Get Students Writing Now with Paragraph POW! (Part five: how-to or instructions)

I invented Paragraph POW! as a way to make writing practice more fun. We practice on special paper—lines in a box, just like on the state writing test. One difference: our paper has an awesome Paragraph POW! logo at the top.

Paragraph POW! became so successful that I developed dozens of writing prompts.  Writing prompts on lined paper are hardly marketable in workbook form, so I’m giving them away for free.

Kids often face how-to prompts.  Kids are not the best at breaking tasks down to their component parts.  Hence, kids should really practice how to mentally break down a task—and how to write about it.

How-to prompts can easily become culturally biased.  I tried to think of the most basic how-to prompts that I could, but they are still based in a certain culture.  For example, not everyone in the world eats peanut butter and jelly sandwiches.  Heck, these days kids think that peanut butter and jelly sandwiches come from the freezer!  But I’ve seen it as a practice prompt, so I included it here.

Some suggestions for writing a how-to:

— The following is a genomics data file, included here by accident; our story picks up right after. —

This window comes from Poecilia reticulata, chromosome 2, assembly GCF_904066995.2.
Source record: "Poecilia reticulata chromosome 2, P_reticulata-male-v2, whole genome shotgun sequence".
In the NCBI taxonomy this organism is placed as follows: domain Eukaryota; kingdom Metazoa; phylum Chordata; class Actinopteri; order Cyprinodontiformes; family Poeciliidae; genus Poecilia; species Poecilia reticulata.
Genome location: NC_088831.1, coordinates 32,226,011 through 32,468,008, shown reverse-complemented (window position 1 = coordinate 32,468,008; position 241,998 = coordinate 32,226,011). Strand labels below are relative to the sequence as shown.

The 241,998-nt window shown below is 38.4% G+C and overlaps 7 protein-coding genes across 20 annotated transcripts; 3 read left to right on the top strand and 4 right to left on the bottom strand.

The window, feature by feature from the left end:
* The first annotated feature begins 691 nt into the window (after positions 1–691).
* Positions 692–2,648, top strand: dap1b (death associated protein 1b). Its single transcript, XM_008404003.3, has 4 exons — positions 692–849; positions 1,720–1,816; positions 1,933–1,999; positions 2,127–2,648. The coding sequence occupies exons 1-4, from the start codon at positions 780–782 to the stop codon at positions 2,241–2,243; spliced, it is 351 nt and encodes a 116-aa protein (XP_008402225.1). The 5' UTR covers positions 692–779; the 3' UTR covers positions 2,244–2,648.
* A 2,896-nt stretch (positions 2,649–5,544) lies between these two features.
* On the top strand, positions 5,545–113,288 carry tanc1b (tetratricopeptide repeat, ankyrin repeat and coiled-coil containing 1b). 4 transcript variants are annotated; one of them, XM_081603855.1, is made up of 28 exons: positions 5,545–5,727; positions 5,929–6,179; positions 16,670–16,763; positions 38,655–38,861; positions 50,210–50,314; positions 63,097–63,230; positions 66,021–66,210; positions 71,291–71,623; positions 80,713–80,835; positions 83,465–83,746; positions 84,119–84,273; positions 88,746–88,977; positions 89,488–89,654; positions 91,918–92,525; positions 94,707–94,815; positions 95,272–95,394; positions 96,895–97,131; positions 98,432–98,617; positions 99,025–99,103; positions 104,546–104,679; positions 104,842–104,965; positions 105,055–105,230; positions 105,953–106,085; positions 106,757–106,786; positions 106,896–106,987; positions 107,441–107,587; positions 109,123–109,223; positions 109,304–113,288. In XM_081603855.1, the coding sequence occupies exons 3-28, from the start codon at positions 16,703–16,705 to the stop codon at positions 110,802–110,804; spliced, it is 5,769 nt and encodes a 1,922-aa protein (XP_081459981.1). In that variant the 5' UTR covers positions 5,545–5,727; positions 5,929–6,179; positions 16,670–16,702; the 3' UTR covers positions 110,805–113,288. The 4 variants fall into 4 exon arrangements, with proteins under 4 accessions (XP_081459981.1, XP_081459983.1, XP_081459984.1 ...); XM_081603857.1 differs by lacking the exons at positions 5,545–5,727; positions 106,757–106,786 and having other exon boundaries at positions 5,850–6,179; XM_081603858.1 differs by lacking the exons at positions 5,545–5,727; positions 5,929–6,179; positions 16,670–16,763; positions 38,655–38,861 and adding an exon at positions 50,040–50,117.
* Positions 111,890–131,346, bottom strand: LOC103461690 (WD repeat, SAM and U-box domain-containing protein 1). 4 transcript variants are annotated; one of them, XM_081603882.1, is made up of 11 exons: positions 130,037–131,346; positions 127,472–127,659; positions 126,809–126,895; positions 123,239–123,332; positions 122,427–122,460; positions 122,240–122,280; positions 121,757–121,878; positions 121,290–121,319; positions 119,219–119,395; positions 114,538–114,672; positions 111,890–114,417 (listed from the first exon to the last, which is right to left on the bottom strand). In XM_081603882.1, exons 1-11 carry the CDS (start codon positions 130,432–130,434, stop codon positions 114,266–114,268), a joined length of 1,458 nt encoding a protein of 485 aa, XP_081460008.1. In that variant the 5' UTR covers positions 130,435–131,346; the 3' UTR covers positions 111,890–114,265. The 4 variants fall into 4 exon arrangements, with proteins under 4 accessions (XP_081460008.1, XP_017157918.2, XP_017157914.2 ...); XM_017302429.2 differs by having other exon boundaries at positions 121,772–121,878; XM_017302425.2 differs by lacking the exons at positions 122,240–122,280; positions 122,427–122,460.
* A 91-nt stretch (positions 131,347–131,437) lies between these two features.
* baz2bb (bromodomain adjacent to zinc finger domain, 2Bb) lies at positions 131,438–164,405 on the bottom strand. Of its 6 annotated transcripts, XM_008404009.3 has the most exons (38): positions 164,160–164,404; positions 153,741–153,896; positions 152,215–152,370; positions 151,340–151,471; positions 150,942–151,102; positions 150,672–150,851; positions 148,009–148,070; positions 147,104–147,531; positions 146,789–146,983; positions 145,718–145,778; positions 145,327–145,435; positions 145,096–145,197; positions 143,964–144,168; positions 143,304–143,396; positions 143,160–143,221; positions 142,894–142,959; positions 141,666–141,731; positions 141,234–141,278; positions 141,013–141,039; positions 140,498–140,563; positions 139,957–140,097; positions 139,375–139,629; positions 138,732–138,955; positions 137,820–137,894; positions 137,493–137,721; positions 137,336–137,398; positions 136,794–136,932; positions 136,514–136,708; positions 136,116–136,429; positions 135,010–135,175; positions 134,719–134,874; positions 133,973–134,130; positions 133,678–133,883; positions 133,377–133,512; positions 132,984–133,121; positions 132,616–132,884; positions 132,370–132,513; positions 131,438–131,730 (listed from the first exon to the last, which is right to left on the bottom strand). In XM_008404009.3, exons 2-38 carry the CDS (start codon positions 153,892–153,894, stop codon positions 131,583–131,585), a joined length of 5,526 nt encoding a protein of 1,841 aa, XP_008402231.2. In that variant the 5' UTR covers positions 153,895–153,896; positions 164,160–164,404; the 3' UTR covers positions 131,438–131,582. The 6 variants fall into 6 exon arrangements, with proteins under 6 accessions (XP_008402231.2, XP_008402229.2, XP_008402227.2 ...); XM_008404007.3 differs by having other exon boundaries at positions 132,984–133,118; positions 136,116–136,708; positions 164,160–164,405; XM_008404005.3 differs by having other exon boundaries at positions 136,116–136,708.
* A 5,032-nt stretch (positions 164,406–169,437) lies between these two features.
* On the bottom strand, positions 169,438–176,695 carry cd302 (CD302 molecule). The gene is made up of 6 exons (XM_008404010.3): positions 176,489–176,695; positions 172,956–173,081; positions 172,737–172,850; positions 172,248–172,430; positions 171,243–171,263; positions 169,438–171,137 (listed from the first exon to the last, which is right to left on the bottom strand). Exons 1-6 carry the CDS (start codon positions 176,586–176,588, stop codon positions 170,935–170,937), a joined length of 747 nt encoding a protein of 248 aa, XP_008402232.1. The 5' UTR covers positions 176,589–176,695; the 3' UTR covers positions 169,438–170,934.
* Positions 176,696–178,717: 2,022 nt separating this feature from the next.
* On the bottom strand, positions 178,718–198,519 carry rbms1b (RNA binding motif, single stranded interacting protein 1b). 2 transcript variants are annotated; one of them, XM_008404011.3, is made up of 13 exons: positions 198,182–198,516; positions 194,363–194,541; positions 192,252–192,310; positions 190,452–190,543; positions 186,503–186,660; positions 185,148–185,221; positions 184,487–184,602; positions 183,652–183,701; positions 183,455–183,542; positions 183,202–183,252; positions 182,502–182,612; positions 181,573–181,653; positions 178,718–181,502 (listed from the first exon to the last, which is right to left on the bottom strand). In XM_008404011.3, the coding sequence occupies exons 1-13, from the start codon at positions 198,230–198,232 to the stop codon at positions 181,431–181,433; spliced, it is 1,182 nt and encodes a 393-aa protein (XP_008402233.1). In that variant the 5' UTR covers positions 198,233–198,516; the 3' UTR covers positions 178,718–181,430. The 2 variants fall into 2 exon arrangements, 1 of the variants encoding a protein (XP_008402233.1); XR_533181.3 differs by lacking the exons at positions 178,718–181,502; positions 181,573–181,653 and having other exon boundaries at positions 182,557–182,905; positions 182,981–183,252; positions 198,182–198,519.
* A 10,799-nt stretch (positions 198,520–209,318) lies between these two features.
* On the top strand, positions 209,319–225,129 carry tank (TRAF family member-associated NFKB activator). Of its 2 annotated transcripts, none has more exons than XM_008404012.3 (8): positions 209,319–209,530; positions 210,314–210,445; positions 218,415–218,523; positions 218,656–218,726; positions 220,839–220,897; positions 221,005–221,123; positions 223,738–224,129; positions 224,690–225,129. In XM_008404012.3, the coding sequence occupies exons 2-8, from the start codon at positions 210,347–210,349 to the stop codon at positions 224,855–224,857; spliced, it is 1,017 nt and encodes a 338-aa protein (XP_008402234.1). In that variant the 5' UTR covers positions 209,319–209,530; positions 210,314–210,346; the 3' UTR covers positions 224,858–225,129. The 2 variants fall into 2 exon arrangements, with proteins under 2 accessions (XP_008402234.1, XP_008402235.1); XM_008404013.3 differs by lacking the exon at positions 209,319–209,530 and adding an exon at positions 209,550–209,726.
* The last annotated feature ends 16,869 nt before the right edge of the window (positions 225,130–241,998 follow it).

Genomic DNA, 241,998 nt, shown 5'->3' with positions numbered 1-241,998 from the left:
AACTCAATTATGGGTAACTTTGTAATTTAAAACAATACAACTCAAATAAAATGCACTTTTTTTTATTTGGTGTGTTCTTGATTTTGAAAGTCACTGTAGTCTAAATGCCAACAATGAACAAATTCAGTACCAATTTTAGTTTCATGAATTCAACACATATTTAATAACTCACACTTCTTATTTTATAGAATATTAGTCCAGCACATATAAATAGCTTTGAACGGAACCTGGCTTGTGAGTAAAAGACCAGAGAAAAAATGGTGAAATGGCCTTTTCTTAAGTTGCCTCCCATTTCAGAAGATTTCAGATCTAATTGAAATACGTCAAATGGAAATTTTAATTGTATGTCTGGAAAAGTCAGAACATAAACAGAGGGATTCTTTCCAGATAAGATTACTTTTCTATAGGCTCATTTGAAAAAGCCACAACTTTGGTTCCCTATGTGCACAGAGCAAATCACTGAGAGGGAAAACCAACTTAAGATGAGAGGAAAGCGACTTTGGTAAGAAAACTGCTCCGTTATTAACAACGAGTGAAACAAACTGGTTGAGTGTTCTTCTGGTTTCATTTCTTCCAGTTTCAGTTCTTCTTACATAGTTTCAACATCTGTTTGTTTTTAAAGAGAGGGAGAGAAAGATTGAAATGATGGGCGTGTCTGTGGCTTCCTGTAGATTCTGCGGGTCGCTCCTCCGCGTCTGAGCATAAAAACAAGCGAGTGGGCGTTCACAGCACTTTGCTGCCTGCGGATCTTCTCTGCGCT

Pick a topic quickly: This becomes important if the prompt lets students write an instructional paragraph on whatever they wish. Kids will spend forever thinking of just the right thing.  I suggest that they choose quickly, based on what is easiest to write about.   That leaves time for better planning, more vivid details, more interesting syntax, etc.  (You’d hope!)

Break the task into steps—but not too many.  I recommend no more than five.  If possible, stick to a magic three structure.  After all, details can always flesh out the paragraph or essay.  When you’re being judged on your paragraph/essay writing, you don’t want a laundry list of steps.

Use transitions: the basic first, next, last are good—if you know how many steps you’ll need.  Otherwise, you may say “last” and then add one more thing.  To be on the safe side, consider “first, second, third.”  It won’t win any awards, but it’s foolproof.

Remember that it’s still a paragraph: give a topic sentence and a conclusion.  Try to fit in details.  Vary sentence structure as much as you can.  Little things will elevate a simple list to something resembling a paragraph.

Here are the Paragraph POW! how-to writing prompts. Click on each link for a printable PDF. I have also given you an all-purpose Paragraph POW! sheet so you and your students can write to your own prompts.

Have fun!


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